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Yekini Rashidi, Super Eagles of Nigeria FIRST-EVER World Cup goal scorer and the FIRST Nigerian player to win the African Player of the Year award

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The late Yekini, born in Oct 23, 1963 still keeps the honour as Nigeria’s most dreaded striker in the history of the senior national football team-the Super Eagles. Yekini was one of the Nigeria national players who had a breakthrough in the early 90s, making him one of the torchbearers in the golden age of the Nigeria national team. 

Yekini represented the nation in seven major tournaments, 5 Afcon (1984, 1988, 1990, 1992, 1994) and 2 World Cups (1994, 1998) where he scored the country’s first-ever goal in the competition in USA 1994 against Bulgaria, famously celebrating with his clenched fists punched through the net in exultation, which became an iconic image of both the tournament and of the man.

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The late Super Eagles striker was the first Nigerian player to win the African Player of the Year award following his explosive goal-scoring form for his country and club in 1993. Yekini scored crucial goals for Nigeria during the World Cup and Nations Cup qualifiers which helped him to win the CAF Award. 

Yekini was also prolific at club level – seeing huge success with Nigeria clubs like UNTL Kaduna, Shooting Stars, Abiola Babes, Julius Berger, Gateway, Ivory Coast’s Africa Sport and Vitoria Setubal of Portugal, Olympiakos in Greece, Sporting Gijon in Spain and FC Zurich in Switzerland. At the club level, Yekini netted a total of 483 goals in 673 games.

He helped Shooting Stars reach the final of the African Champions Cup (forerunner of the African Champions League) in 1984 and made his debut for Nigeria the same year. His final international outings came at the 1998 World Cup.

Between 1984-1998, Yekini played 62 games for the Super Eagles of Nigeria, scoring 37 goals. And since his death, no player has been able to break the record of Yekini in the national team. Still the third on the list of Nations Cup scorers, with his tally of 13 strikes at the finals only bettered by Cameroonian Samuel Eto’o (18) and Ivory Coast’s Laurent Pokou (14).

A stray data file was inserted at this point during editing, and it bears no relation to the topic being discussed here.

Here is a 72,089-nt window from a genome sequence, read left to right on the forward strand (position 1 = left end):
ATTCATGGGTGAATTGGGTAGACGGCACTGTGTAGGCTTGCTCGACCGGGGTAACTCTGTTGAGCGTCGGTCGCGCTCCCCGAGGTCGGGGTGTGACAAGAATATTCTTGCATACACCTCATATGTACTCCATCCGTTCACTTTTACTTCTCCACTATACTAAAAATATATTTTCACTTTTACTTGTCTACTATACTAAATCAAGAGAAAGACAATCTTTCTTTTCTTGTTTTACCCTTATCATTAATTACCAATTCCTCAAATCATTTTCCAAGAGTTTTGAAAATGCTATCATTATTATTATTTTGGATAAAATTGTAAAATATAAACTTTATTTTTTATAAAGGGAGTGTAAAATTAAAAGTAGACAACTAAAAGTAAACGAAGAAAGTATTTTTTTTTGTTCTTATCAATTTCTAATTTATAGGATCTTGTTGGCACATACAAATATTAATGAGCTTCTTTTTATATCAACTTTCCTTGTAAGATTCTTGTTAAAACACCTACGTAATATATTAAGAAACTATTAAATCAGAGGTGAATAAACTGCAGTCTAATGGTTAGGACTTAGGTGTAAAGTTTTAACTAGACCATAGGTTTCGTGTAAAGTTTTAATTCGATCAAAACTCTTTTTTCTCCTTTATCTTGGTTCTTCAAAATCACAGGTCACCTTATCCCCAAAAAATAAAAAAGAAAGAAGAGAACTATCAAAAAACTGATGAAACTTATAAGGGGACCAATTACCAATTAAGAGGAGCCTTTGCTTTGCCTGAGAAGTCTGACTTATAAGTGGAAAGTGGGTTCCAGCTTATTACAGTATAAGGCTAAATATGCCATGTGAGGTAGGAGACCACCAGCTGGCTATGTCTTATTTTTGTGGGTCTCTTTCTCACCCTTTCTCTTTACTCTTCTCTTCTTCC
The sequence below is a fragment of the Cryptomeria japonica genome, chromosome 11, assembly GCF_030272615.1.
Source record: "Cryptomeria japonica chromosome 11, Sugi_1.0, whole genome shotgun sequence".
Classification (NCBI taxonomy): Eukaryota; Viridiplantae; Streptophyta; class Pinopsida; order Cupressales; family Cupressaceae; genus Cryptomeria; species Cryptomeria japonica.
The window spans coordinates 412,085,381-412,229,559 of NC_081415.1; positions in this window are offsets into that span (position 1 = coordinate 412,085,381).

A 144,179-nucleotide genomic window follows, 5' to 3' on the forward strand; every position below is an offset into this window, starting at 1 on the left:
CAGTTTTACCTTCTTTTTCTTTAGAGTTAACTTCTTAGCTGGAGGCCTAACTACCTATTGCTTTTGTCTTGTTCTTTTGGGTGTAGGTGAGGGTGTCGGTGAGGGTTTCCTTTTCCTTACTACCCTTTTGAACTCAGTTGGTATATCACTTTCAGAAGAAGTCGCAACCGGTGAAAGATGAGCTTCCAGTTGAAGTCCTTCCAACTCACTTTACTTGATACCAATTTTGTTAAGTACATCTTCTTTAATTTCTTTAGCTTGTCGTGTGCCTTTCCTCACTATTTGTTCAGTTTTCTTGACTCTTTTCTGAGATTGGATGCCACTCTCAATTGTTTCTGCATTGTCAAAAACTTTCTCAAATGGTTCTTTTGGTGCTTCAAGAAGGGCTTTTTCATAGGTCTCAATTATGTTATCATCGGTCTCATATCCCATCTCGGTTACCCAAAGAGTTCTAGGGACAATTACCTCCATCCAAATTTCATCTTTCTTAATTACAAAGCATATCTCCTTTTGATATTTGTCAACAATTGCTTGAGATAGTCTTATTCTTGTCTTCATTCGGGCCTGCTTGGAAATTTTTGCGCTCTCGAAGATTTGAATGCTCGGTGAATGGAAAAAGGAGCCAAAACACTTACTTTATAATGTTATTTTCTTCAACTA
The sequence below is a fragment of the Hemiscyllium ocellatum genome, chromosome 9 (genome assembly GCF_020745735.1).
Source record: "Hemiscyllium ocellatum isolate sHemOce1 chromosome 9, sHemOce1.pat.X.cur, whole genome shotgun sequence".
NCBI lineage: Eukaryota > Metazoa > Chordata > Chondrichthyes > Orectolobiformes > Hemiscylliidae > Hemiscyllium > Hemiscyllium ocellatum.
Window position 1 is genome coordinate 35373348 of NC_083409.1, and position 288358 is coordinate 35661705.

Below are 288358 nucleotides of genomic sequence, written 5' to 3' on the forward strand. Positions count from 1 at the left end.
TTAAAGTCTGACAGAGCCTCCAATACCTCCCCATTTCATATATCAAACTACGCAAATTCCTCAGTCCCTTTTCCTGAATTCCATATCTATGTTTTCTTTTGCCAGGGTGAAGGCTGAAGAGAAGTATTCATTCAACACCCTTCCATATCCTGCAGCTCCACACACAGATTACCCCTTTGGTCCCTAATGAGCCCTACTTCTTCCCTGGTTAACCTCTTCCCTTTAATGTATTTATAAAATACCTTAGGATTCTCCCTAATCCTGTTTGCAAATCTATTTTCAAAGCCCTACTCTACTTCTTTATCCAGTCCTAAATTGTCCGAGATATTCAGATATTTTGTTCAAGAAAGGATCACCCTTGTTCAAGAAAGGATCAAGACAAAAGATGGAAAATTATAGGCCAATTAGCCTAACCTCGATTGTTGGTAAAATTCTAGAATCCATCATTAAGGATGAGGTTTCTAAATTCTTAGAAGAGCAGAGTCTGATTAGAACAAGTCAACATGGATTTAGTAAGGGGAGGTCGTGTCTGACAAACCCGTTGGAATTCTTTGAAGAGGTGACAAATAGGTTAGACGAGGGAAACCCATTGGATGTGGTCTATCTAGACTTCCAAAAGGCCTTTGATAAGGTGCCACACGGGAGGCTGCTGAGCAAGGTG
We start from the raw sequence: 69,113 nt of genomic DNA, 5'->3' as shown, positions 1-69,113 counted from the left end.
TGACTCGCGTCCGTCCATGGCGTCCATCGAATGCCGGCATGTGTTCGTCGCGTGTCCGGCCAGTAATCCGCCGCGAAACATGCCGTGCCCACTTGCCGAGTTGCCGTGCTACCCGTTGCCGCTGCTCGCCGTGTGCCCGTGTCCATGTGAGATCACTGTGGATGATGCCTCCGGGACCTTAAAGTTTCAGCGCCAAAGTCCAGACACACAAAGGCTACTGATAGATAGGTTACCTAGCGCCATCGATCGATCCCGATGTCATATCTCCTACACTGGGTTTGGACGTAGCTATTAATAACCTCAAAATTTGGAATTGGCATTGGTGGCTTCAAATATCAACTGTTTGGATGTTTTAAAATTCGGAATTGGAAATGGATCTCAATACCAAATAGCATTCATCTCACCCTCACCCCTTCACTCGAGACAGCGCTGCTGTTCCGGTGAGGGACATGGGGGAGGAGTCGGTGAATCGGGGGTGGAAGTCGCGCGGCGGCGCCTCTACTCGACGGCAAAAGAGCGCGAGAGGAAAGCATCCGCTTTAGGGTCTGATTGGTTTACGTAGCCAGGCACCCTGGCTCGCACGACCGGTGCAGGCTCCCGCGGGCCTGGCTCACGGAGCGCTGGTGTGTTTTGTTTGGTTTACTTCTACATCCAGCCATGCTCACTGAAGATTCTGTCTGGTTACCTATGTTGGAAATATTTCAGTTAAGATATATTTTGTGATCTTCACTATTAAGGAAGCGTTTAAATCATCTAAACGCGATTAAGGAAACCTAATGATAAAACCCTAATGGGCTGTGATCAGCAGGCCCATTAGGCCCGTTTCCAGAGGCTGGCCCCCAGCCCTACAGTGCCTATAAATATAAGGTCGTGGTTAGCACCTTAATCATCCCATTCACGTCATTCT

Yekini lived a reclusive life after he quit football for good in 2005 following a spell back in the Nigerian league. After retiring in 2005, Yekini lived a quiet and simple life alone in his mansion at Ring road in Ibadan, Ọ̀yọ́ State and away from his family. He liked to stay away from the public eye and didn’t socialise a great deal. There have been suggestions that he suffered from depression brought about by a number of factors. This includes him losing his life savings in a failed investment.

He aggressively shunned the media limelight and turned down several offers to be part of the country’s football in other capacities, rejecting the chance to be a Nigerian football ambassador to the 2010 World Cup – a move which was never explained. 

Yekini Rashidi died on May 4 in 2012 at the age of 48. Being a Muslim, Yekini was buried immediately in Ira Offa, his hometown in Kwara State

Rashidi Yekini married three wives as a Muslim.

The wives were Kemi, Adeola, and Bilikisu, and each of them bore him a daughter named Yemisi, Omoyemi, and Damilola.

His first wife Kemi lives with her daughter Yemisi in London, while the second wife Adeola, who had divorced him and spoke at his burial, lived in Osogbo with her daughter Omoyemi. Rashidi met his third wife Bilikisu in Abidjan Cote d’Ivoire and she still resides there with her daughter Damilola.

The late football legend Rashidi Yekini was  conferred posthumously as MON (Member of the Order of the Niger by President Muhammadu Buhari on the 4th of October, 2022. 

1X AFRICA CUP WINNER 

1994 –  Nigeria

1X AFRICAN FOOTBALLER OF THE YEAR

1993

5X TOP GOAL SCORER

93/94  – Liga Portugal  Primeira Divisão – (21 Goals) 

93/94  – Africa Cup of Nations Africa Cup of Nations – (5 Goals) 

92/93  – Liga Portugal 2 Liga Portugal 2 – (34 Goals) 

91/92 –  Liga Portugal 2 Liga Portugal 2 – (22 Goals) 

91/92 –  Africa Cup of Nations Africa Cup of Nations – (4 Goals) 

REFERENCES 

Goalballlives

The best of Africa

Sportsbrief

Wikipedia

Transsfer Market

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